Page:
God told Ezekiel that people would regard him “like one who sings lustful songs with a beautiful voice and plays well on an instrument, for they hear what you say, but they will not do it” (Ezekiel 33:31-32). What God had given Ezekiel to say in the previous verses was not beautiful music–it was a stern warning of judgment to come for their sins. Yet because the people would not listen and obey, they deceived themselves about the nature of what Ezekiel said.

By contrast, Moses accepted wise–and unasked for–advice from his father-in-law, Jethro, when Jethro saw that Moses was being worn out and needed assistants (Exodus 18).

“Let the wise hear and increase in learning, and the one who understands obtain guidance” (Proverbs 1:5). Wisdom says in Proverbs 8:33-34, “Hear instruction and be wise, and do not neglect it. Blessed is the one who listens to me, watching daily at my gates, waiting beside my doors.”

Sometimes silence is indeed the wisest option. Sometimes people just need to know they are cared for, heard, and not alone. We need to listen with sensitivity and empathy and offer counsel in dependence on God’s guidance. And we need to receive good counsel prayerfully, humbly, and gratefully, testing it against Scripture. We need meekness both to give and receive wisdom.

(I often link up with some of these bloggers.)

13 thoughts on “The Meekness of Wisdom

  1. Well said author! I have to admit, I’m so used to being the one others rely on to fix that I don’t always listen as well as I should. Great application of wisdom in your words ma’am.

  2. I certainly agree. Sometimes people just need a sounding board to talk out issues. I’ve found this often, that if I just talk to friends and they just listen, i can hear what I’m saying and see the answer. But I also need to be ready to listen to wise counsel, especially when the problem is obvious like a nail in my head.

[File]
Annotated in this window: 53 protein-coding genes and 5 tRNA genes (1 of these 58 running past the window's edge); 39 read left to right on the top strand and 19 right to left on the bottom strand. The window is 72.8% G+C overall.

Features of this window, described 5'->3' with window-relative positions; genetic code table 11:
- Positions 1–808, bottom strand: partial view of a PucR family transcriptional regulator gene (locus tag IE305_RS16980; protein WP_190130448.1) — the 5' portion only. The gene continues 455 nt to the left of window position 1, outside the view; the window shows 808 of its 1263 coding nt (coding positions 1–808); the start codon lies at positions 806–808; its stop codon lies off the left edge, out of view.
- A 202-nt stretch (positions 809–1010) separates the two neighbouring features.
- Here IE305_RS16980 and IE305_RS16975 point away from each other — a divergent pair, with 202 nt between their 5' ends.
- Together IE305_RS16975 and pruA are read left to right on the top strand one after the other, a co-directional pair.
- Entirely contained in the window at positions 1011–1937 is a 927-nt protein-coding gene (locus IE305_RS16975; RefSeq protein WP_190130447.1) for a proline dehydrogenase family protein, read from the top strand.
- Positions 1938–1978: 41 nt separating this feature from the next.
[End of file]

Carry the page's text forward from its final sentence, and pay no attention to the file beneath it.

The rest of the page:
• That’s true–sometimes we work out what we need to do just by talking it out. I’ve heard counselors say that sometimes–that people thank them profusely for their help, when all they really did was listen.

  3. Good wisdom for a Monday! I admit that when a friend confides a problem to me, my first inclination is usually to be trying to think up a solution. I almost feel like I’m being a bad friend if I just listen and express sympathy rather than a “fix.” Your words here are really wise and I’m going to prayerfully try to do better in this area.

  4. I’ve never noticed that phrase “meekness of wisdom” before, and it’s an interesting one. We do need to be meek enough to offer counsel wisely and with discernment, and meek enough to receive counsel when we need it. Something to work on!

  5. Fabulous wisdom, Barb. I love that passage in James, I so need the reminder that meekness coupled with wisdom is what people need. Hilarious video, but ouch, it definitely hit home for me-I tend to jump “fixing” way too fast.

  6. You know this is so true. I was going to say that I never thought of it like that, but as I pondered this I have recall of thinking this may times. I’m retired Social Worker and I’ve been the “listening” fixer. I found this in many friendships, I care so I want to help. Meekness is not wishy-washy weakness that is spot on. Thank you for promoting me to pause and reflect today my friend
    Visiting today from Let’s Have Coffee #4

  7. Pingback: December Reflections | Stray Thoughts

  8. Yes, indeed. You nailed it. Real, Christlike wisdom is meek, as you said, both in the giving and in the receiving. It is the wisdom of our LORD Jesus himself: “Now I, Paul, myself urge you by the meekness and gentleness of Christ,” (2 Corinthians 10:1a)

I love hearing from you. I've had to turn on comment moderation. Comments will appear here after I see and approve them.

Fill in your details below or click an icon to log in: Logo

You are commenting using your account. Log Out /  Change )

Facebook photo

You are commenting using your Facebook account. Log Out /  Change )

Connecting to %s

This site uses Akismet to reduce spam. Learn how your comment data is processed.